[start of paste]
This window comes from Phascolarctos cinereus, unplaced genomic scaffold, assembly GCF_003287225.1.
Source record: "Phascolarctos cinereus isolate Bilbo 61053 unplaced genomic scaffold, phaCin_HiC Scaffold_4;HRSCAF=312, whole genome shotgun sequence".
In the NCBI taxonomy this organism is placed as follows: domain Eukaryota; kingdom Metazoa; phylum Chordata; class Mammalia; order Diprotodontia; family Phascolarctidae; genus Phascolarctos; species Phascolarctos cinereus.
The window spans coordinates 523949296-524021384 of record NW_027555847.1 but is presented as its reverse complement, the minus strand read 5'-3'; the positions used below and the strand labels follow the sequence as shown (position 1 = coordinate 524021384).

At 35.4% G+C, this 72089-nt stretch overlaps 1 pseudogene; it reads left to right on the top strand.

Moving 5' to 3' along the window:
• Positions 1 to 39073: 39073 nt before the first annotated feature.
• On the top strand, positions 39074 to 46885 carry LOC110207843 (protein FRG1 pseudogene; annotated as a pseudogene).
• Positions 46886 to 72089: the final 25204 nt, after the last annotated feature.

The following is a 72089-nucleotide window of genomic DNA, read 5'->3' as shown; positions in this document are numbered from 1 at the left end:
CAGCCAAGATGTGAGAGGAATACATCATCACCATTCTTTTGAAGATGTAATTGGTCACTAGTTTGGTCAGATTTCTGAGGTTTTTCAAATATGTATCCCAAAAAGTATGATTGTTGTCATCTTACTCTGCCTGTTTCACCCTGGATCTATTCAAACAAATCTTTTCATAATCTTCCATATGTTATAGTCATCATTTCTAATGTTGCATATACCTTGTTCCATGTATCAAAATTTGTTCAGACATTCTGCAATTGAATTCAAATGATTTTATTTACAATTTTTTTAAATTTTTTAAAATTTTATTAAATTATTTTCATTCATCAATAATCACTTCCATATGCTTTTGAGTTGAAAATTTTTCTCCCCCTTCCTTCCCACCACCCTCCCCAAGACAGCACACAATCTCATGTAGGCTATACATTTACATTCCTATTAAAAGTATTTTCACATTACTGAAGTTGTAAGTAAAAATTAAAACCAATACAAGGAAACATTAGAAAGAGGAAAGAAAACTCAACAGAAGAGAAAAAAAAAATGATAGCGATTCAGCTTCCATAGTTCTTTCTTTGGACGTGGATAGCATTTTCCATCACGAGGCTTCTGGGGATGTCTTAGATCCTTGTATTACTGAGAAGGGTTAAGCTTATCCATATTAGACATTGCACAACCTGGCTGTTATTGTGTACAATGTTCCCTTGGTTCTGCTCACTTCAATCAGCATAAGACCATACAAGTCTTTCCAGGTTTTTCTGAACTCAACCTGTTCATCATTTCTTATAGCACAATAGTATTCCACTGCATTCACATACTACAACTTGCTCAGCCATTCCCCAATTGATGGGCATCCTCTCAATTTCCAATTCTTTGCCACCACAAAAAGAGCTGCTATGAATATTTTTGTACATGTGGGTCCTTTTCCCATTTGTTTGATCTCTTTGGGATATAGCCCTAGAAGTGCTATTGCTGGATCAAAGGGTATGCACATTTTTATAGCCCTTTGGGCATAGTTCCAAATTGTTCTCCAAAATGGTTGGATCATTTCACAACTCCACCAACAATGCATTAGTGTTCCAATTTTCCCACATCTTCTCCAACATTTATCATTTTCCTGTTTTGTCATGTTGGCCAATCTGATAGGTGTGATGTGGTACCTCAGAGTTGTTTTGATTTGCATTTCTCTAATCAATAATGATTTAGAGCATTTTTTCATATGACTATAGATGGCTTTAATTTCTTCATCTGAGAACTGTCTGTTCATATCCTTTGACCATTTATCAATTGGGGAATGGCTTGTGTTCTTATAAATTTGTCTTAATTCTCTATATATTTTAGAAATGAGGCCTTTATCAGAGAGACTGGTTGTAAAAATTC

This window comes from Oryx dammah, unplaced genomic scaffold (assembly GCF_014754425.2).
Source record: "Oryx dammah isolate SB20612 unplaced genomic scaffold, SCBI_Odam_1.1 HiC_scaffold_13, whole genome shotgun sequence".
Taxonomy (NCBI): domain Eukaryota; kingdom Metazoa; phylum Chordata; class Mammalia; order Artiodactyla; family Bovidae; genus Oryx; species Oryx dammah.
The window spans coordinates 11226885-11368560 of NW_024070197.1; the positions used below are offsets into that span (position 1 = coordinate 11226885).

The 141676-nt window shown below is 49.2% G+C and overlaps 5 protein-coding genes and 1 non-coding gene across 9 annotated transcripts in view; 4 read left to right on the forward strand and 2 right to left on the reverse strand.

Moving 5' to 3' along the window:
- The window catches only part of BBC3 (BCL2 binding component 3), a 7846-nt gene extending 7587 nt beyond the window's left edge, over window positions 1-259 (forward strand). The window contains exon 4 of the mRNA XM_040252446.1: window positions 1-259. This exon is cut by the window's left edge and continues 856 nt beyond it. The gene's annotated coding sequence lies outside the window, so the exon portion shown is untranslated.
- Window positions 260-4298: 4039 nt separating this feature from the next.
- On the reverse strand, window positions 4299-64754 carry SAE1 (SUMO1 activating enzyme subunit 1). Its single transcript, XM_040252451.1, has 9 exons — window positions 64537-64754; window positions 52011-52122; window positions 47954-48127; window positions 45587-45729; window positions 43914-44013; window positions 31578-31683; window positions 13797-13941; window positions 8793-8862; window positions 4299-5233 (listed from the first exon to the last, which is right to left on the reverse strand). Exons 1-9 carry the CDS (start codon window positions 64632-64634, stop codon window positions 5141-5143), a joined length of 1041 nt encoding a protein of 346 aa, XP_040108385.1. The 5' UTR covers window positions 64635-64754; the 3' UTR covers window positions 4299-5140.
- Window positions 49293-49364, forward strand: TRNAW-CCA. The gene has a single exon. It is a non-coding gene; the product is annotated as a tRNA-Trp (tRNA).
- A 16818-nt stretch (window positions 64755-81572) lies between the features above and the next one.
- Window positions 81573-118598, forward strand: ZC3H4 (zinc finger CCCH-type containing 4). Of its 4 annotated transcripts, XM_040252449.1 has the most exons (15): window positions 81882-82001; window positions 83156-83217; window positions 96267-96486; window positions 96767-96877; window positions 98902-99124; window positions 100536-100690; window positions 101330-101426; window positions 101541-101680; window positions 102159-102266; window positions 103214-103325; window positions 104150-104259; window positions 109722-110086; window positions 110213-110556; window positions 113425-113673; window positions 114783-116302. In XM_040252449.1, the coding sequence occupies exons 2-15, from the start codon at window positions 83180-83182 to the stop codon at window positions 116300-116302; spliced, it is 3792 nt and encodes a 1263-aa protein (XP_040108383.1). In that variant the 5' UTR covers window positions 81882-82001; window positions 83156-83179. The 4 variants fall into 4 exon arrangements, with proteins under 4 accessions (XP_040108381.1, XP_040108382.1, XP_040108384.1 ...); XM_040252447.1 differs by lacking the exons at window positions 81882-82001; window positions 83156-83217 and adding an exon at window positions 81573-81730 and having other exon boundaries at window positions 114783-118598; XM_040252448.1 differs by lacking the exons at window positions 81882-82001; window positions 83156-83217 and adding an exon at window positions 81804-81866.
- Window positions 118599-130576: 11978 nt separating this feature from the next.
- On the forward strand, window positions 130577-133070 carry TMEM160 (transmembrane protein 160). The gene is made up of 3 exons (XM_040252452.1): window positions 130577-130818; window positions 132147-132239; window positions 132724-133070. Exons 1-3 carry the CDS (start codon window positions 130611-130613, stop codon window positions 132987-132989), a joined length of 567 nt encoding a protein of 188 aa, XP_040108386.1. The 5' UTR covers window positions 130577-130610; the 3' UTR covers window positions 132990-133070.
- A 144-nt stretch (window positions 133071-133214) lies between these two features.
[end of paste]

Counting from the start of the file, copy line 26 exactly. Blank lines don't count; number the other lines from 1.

- A 144-nt stretch (window positions 133071-133214) lies between these two features.